Voice of British science fights for the future of British research

Venki Ramakrishnan was incredulous to the two most memorable phone calls of his working life. In October 2009, he refused for several minutes to believe that his caller was really the Secretary General of the Royal Swedish Academy of Sciences, who informed him that he had won a Nobel Prize in chemistry, rather than a joker with a Scandinavian accent.

Then in early 2015 Sir Venki (who was knighted in 2012) received a phone call from a vice president of the Royal Society, the UK’s national academy of sciences, asking if he would consider running for president – the most prestigious scientific position in the world. the country.

“I initially thought he was contacting me for suggestions from other people,” recalls Sir Venki. He soon realized he was being polled for the top job, but still resisted his own appointment, for technical and personal reasons, as the caller became increasingly annoyed. “I didn’t think I was particularly suited for this job,” he says.

Eventually Sir Venki – a molecular biologist known for his endearing modesty – got the idea and was appointed PRS, as the presidency is known in scientific circles, for a five-year term ending Monday.

The Royal Society is one of the world’s oldest and most influential scientific institutions, housed in a grand building overlooking St James’s Park in central London. It is a self-governing fellowship, spending £ 130 million a year on a mission dating back to its founding in the 1660s: “ To recognize, promote and support excellence in science and encourage the development and use of science for the benefit of humanity. ”In addition to 210 employees, the Royal Society can mobilize hundreds of volunteers among its 1,700 fellows and foreign members.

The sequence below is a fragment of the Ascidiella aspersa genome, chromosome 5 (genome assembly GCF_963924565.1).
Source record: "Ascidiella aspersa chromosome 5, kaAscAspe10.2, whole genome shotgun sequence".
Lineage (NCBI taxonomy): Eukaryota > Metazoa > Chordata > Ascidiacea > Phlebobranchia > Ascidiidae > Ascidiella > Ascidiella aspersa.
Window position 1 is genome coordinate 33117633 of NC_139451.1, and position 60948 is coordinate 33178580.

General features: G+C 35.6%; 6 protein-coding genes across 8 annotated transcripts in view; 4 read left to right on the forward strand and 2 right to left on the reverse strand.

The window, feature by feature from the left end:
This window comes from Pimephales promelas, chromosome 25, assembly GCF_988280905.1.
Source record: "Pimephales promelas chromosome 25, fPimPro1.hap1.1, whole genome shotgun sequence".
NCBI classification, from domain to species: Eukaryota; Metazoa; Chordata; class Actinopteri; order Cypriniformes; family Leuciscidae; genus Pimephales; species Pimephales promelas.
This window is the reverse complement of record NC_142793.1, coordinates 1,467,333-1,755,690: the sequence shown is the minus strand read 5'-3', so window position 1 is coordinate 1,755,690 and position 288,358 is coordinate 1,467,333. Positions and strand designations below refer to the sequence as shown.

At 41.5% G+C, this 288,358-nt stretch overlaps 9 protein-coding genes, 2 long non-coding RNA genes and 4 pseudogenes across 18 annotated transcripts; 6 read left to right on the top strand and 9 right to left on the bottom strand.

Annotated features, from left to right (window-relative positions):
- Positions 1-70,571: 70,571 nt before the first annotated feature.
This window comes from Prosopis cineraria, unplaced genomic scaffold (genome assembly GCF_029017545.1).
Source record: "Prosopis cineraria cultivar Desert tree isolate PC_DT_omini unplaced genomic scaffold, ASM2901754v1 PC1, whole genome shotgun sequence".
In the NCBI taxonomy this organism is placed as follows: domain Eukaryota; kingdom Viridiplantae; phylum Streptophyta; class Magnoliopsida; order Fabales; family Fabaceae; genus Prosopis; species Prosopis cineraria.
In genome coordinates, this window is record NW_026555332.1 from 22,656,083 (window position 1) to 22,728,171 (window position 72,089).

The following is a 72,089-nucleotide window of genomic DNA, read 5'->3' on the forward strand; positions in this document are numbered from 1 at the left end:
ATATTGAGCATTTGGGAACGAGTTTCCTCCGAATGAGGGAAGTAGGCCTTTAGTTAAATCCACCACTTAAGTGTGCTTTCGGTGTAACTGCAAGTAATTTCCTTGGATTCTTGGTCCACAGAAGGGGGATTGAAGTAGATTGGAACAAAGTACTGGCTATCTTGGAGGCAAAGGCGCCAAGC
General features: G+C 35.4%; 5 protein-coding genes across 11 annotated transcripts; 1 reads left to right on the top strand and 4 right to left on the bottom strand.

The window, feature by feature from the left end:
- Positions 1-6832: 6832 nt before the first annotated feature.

Sir Venki, who is 68, started in 2015 with a series of issues he wanted to pursue as a PRS: “improving international relations, public engagement – and I was especially passionate about education reform”. But two unexpected developments got in the way. Brexit – and how research can be protected from its adverse effects – has been a “total distraction” for over four years. And Covid-19 dominated this year. “I’ll be called the president from B to C instead of A to Z,” he jokes, “because I could only get from Brexit to Covid.”

Sir Venki’s background as a scientist of the world, rather than as a member of Britain’s great and good scientific establishment, was one of the reasons he was surprised to be approached for the PRS role, but he used it effectively to advocate for maximum international contacts for British science after Brexit.

“I came to Britain relatively late in my late 40’s,” he says. ‘I had no network here. I didn’t know many people. I certainly didn’t know anyone outside of science. “

Sir Venki grew up in South India in a middle class family – both parents were scientists – and after graduation moved to the US where he worked at several American universities before becoming group leader at Cambridge’s famous ‘Nobel Prize factory’, the MRC Laboratory of Molecular biology in 1999.

One of the reasons he accepted the PRS position, he says, is that “it would be a good symbol for someone coming late in life from outside of Britain to be accepted enough to become the voice of British science. lead. I thought that was a good message about Britain’s openness. “

Following the referendum outcome, Sir Venki mobilized the Royal Society and other scientific organizations to fend off potential damage to research over the impression Brexit gave the UK to become a less hospitable and more xenophobic society. But he had to operate within the rules of the Charity Commission. “While we cannot take sides on a political issue, we can indicate the possible consequences if something happens,” he said.

The campaign has been partially successful, Sir Venki believes, in two respects: guaranteeing the rights of EU citizens to remain in Britain; and convincing the government to implement a visa regime that makes it “relatively easy” to recruit researchers, not only from Europe but from all over the world.